Key Performance Indicators (KPIs), if chosen correctly, help conveniently reflect the accurate picture of a firm’s health. They communicate the status of actual vs. target at the plant level, business level, and even workstation level. These KPIs also help prioritise improvement activity by driving them with facts.
However, does that mean, everything measurable is a KPI? Is every statistic generated on the floor a KPI?
To resolve the conundrum, consider the following situation. An easily collected metric for a shirt production line is the hourly line output. However, that does not provide the most useful process management information – number of shirts that meet specifications. The true KPI is the throughput of acceptable garments which can be derived by ascertaining hourly output and DHU. When combined they give the critical information, the rate of producing defect-free shirts – a metrics which drives greater value through the system than the two original metrics individually.
Thus, the Management must identify and assemble operational data and the causal relationships that link operational metrics to business goals. Typically, a KPI is a metric that canbe used to gauge manufacturing business performance and judge success or failure.
- KPIs can basically be used to ascertain the performance of variables such as Quality Performance, Cost Performance, Delivery Performance, and People Performance.
Creating and Managing KPIs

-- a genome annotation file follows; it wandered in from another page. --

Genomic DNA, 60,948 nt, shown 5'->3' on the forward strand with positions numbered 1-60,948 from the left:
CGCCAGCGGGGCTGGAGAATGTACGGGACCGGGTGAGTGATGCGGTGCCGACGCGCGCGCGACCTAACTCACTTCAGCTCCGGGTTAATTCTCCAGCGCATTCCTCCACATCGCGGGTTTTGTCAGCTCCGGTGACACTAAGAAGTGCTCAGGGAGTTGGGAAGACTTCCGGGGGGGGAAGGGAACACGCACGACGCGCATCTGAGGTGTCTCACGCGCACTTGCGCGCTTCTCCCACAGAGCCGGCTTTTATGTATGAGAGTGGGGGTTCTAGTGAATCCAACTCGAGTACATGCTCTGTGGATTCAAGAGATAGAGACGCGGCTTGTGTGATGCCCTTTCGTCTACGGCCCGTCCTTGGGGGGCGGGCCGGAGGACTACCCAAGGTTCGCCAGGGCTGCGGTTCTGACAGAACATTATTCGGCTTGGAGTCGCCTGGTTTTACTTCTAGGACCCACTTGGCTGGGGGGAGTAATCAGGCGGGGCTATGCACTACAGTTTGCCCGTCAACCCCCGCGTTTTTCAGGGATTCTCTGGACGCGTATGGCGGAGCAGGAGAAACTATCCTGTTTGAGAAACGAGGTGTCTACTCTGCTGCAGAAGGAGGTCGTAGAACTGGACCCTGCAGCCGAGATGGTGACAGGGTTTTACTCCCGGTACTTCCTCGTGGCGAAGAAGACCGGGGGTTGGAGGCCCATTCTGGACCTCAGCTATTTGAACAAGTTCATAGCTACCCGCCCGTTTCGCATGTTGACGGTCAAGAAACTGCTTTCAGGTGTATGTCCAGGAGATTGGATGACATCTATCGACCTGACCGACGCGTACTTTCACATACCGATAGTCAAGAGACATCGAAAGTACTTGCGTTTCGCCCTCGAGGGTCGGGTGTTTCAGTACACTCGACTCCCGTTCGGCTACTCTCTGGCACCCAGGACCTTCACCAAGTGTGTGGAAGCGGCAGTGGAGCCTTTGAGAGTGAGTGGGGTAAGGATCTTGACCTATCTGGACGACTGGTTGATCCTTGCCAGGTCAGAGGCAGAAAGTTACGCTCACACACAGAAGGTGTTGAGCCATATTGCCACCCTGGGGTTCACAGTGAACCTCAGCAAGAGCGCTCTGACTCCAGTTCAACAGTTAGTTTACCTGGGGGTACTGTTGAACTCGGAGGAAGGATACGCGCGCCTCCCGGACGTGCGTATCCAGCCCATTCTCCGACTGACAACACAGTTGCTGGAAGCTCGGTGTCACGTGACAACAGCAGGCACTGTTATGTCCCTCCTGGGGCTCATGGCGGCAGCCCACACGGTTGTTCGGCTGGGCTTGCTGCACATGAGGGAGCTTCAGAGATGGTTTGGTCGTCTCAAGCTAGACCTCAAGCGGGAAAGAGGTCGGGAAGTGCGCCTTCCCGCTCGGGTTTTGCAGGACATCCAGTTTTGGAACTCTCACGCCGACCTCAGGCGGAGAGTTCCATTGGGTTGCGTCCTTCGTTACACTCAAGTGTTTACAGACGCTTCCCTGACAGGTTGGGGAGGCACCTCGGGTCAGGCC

Developing KPIs is a continuous improvement cycle and thus follows a Plan-Do- Check-Act cycle pattern. However, before any process is commenced, the customers and suppliers for every process in the value chain should be determined. Under the Plan part, the first and most crucial step is determining performance drivers. This involves understanding if the lines are fully manned, if overtime is under control, or if the target minutes to complete operations are being met or not. Thereafter Local Performance Indicators (department-wise) should be formulated and teams to look after them are formed.
Subsequently the ‘Do’ phase kicks in and these locally identified KPIs are scored and prioritized. This is the part where owners and users of a particular set of data for the aforementioned KPIs are identified. This is also the time to usher in a review of the process. As per the findings of the review, the users of the data must be re-trained to meet the objectives to run the process and collect data. Once collected, this information collected will help translate KPIs into manufacturing analytics.
This gives way to the Act phase and an improvement plan must be created as per the findings and gaps between the actual vs. target. This could require realigning the processes to meet the targets through work study, 5S, industrial engineering or other such tools. This could also mean resetting the frontiers for the target. Improvement teams must monitor take Corrective Action accordingly.
The improvement continues in this cycle…
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